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Manjot Kaur Grewal, Alan C Bird, Glen Jeffery, Sobha Sivaprasad; Deep phenotyping of intermediate age-related macular degeneration (AMD) using rod function tests. Invest. Ophthalmol. Vis. Sci. 2019;60(9):1191.
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© ARVO (1962-2015); The Authors (2016-present)
Dark adaptation is reported to be a sensitive test to distinguish between healthy eyes and those with intermediate AMD. In this study, we phenotyped intermediate AMD patients with and without reticular pseudodrusen (RPD) to investigate the integrity of rod function in intermediate AMD
In a prospective cross-sectional study, participants with varying severity of AMD and age-matched controls with best corrected visual acuity (BCVA) better than 6/19 were categorised into four groups based on their study eye: 1) normal and early AMD (n=14) 2) intermediate AMD without RPD (n= 16), 3) intermediate AMD with RPD (n=10) and 4) non-centre involving geographic atrophy with no RPD (n= 11). The participants underwent BCVA in ETDRS letters, low luminance visual acuity (LLVA), scotopic microperimetry to assess absolute rod thresholds using the Medmont dark-adapted chromatic (DAC) perimeter and dark adaptometry (DA) using AdaptDx to assess rod intercept time. Low luminance questionnaire (LLQ) provided patient reported outcomes in dim illumination. Imaging including fundus colour photography, spectral-domain optical coherence tomography (SD-OCT) and fundus autofluorescence to confirm the participant category.Eyes with neovascular AMD were excluded.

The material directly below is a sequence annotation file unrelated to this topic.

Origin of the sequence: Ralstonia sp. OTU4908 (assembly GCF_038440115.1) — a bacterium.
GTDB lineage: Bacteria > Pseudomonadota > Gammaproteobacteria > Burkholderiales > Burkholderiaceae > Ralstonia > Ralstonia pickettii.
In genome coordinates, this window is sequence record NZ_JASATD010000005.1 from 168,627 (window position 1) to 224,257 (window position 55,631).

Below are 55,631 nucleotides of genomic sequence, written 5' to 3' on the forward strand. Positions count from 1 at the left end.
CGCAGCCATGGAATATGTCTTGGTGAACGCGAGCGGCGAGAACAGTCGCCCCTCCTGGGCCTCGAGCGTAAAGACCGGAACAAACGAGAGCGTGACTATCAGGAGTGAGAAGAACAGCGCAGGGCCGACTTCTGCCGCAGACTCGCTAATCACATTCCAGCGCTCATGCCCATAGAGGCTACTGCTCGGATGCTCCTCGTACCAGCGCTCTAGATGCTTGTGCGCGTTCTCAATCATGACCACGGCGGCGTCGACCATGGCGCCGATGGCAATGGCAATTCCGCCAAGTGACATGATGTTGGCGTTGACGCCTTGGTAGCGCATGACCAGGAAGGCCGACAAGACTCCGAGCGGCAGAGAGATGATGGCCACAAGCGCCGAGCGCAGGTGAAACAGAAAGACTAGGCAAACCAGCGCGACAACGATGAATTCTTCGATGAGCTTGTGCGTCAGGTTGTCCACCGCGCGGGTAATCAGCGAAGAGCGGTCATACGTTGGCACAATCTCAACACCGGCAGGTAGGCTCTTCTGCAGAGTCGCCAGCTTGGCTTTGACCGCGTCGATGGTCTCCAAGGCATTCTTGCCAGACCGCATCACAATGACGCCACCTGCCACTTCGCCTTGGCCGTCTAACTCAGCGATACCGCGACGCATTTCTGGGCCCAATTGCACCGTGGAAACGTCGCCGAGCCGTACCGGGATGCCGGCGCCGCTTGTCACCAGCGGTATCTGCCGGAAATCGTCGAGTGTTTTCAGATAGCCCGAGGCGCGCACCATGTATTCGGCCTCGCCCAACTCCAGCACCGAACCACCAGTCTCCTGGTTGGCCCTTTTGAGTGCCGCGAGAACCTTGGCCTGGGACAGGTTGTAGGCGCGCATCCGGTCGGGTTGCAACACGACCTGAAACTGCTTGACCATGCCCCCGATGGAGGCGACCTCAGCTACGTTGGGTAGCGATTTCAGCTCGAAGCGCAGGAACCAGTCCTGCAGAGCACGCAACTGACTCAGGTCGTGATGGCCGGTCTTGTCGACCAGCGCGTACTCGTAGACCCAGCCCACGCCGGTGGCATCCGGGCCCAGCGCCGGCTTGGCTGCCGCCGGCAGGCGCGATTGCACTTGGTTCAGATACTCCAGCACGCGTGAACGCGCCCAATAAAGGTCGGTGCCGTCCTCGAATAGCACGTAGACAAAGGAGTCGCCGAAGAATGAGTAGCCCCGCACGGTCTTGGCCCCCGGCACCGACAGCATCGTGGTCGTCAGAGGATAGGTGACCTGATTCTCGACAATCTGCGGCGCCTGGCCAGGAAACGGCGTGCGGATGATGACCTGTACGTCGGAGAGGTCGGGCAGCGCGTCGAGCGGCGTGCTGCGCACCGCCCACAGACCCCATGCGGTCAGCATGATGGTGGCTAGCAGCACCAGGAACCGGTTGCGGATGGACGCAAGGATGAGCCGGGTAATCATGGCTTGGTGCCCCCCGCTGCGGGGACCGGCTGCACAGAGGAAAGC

The BCVA was not significant between groups. Rod intercept time was significantly reduced in group 3 compared to group 1 (p<0.0001) and group 2 (p<0.0001), however, scotopic microperimetry and LLVA tests were not significantly associated between these groups. There was no difference in scotopic microperimetry thresholds, dark-adaptometry and LLVA assessments between Group 3 and group 4 (p = 0.06, p= 0.94 and p=0.1110 respectively). The LLQ score was statistically decreased in Group 4 compared to Group 1, 2 and 3.
Dark adaptometry was the most reliable functional biomarker that can further stratify the intermediate AMD group into those with RPD and without RPD. Eyes with intermediate AMD without RPD behaved similarly to those with normal or early AMD. However, eyes with RPD were significantly associated with decreased rod function similar to that observed with non-central geographic atrophy. We cannot rule out whether the eyes with non-central geographic atrophy had previous RPD that had disappeared before the study period.
This abstract was presented at the 2019 ARVO Annual Meeting, held in Vancouver, Canada, April 28 - May 2, 2019.
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